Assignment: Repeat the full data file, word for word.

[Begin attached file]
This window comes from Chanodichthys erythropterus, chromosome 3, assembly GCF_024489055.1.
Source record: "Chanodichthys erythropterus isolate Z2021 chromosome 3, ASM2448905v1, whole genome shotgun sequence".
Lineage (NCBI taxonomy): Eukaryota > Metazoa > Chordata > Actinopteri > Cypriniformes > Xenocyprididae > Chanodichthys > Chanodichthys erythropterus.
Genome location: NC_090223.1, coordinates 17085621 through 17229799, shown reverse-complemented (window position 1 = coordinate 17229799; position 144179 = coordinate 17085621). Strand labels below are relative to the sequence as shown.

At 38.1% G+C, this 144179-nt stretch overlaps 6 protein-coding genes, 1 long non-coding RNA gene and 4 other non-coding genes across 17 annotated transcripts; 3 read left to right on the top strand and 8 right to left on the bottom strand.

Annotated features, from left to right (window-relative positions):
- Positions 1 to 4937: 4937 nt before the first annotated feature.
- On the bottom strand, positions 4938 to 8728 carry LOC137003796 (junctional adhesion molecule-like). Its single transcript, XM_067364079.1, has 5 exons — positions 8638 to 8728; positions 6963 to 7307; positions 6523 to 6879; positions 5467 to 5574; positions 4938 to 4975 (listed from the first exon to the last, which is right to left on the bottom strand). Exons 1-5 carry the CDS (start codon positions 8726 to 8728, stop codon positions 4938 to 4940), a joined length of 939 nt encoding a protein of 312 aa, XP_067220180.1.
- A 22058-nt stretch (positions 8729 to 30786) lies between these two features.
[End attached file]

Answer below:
This window comes from Chanodichthys erythropterus, chromosome 3, assembly GCF_024489055.1.
Source record: "Chanodichthys erythropterus isolate Z2021 chromosome 3, ASM2448905v1, whole genome shotgun sequence".
Lineage (NCBI taxonomy): Eukaryota > Metazoa > Chordata > Actinopteri > Cypriniformes > Xenocyprididae > Chanodichthys > Chanodichthys erythropterus.
Genome location: NC_090223.1, coordinates 17085621 through 17229799, shown reverse-complemented (window position 1 = coordinate 17229799; position 144179 = coordinate 17085621). Strand labels below are relative to the sequence as shown.

At 38.1% G+C, this 144179-nt stretch overlaps 6 protein-coding genes, 1 long non-coding RNA gene and 4 other non-coding genes across 17 annotated transcripts; 3 read left to right on the top strand and 8 right to left on the bottom strand.

Annotated features, from left to right (window-relative positions):
- Positions 1 to 4937: 4937 nt before the first annotated feature.
- On the bottom strand, positions 4938 to 8728 carry LOC137003796 (junctional adhesion molecule-like). Its single transcript, XM_067364079.1, has 5 exons — positions 8638 to 8728; positions 6963 to 7307; positions 6523 to 6879; positions 5467 to 5574; positions 4938 to 4975 (listed from the first exon to the last, which is right to left on the bottom strand). Exons 1-5 carry the CDS (start codon positions 8726 to 8728, stop codon positions 4938 to 4940), a joined length of 939 nt encoding a protein of 312 aa, XP_067220180.1.
- A 22058-nt stretch (positions 8729 to 30786) lies between these two features.